At age 36, Xavier le Pichon resigned from everything. All his university positions, all his committees. He moved to India with his wife and children. A devout Catholic, he went to work with Mother Theresa. He says he connected with the planet rather well, and it was now time to reconnect with people. So he worked with Mother Theresa. After six months, a friend – a priest – suggested that Xavier return to France. He should connect with people and he should continue his conversation with the Earth. He should find a way to do both. He took the priest’s advice.
Le Pichon stayed connected and continued his conversation with the Earth. For the next 40 years, he lived with his wife and six children in a large community house that integrated mentally challenged adults in a family home. His foster home was part of the L’Arche Program, which he helped found, and which now has over a hundred communities scattered around the world. Partly to explain his commitment to the disadvantaged, he told journalist Krista Tippett in a 2009 interview, “Life has an extreme diversity and in this diversity is its richness.”** Xavier Le Pichon, with his immensely diverse life, has lived one of the richest. Now in his late 70s, he continues his good deeds, more as a religious philosopher than a geophysicist. How does he feel about science and religion? “Science is science, and it doesn’t change whether you are a Buddhist or a Catholic or a Methodist,” says Le Pichon. He is still looking for that ultimate conversation.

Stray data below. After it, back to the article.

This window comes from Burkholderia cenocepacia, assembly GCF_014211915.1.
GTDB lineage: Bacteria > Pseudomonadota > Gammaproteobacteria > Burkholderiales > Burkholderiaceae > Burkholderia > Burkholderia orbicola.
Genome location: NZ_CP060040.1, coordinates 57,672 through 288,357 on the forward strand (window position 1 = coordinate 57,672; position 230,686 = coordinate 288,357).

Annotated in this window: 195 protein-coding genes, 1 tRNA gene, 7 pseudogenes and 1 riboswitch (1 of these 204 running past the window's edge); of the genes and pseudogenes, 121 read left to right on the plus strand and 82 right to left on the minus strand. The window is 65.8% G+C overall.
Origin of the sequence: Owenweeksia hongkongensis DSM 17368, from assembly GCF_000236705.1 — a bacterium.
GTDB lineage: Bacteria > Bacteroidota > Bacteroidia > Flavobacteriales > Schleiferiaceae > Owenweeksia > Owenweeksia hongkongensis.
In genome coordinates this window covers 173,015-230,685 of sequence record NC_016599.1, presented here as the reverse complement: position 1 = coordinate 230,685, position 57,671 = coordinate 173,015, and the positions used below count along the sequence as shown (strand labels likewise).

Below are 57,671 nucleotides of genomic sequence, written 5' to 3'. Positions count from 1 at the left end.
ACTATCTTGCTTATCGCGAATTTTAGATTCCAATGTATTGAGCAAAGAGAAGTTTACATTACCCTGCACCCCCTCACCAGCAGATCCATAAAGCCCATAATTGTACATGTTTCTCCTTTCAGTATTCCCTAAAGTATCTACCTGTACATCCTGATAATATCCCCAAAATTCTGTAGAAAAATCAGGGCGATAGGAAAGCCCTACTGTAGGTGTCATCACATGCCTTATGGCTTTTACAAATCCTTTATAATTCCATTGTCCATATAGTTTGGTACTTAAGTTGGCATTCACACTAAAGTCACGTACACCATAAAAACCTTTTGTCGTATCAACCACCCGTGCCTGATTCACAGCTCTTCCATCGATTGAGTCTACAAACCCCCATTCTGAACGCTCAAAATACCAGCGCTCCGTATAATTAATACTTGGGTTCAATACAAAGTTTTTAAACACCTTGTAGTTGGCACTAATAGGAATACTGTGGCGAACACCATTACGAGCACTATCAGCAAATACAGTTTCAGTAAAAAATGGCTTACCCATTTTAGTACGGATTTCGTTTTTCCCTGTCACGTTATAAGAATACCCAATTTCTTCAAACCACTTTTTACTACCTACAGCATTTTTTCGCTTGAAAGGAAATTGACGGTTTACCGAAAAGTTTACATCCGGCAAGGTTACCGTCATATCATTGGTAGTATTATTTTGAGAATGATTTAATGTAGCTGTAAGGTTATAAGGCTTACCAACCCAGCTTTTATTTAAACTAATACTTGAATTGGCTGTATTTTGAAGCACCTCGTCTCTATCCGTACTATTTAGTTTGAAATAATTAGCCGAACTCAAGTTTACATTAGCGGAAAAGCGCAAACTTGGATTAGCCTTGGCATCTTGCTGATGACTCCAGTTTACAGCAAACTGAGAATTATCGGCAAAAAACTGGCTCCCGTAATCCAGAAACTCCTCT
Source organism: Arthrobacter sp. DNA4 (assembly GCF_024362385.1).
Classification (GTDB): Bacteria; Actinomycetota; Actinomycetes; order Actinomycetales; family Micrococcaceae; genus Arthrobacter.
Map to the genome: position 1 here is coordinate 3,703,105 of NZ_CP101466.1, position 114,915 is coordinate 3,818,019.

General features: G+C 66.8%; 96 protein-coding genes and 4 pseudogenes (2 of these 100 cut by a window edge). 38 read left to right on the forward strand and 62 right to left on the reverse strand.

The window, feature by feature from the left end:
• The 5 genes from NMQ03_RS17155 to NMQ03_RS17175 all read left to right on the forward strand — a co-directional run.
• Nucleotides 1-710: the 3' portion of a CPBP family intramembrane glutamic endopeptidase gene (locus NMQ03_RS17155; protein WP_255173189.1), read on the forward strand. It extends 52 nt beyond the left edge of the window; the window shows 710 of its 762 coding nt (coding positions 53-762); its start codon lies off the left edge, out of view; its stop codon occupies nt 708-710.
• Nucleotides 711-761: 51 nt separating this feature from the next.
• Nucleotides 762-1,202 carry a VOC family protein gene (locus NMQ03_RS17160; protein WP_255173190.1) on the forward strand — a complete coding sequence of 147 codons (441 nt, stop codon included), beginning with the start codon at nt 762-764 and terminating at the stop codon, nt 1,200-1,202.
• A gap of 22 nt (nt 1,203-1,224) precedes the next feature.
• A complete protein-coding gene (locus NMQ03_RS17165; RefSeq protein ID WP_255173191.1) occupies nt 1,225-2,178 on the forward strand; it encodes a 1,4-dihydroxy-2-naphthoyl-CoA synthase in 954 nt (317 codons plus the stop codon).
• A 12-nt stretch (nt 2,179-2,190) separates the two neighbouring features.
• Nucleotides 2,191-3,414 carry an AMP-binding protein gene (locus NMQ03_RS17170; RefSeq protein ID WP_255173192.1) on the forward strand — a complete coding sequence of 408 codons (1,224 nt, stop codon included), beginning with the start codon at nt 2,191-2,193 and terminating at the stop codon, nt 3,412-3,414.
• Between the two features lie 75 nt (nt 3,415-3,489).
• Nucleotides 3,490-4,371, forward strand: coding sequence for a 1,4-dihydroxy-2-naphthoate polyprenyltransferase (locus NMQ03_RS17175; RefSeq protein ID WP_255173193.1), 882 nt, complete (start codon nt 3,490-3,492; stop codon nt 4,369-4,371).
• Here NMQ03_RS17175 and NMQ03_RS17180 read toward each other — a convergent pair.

** (You may enjoy Tippett’s complete interview with Le Pichon.)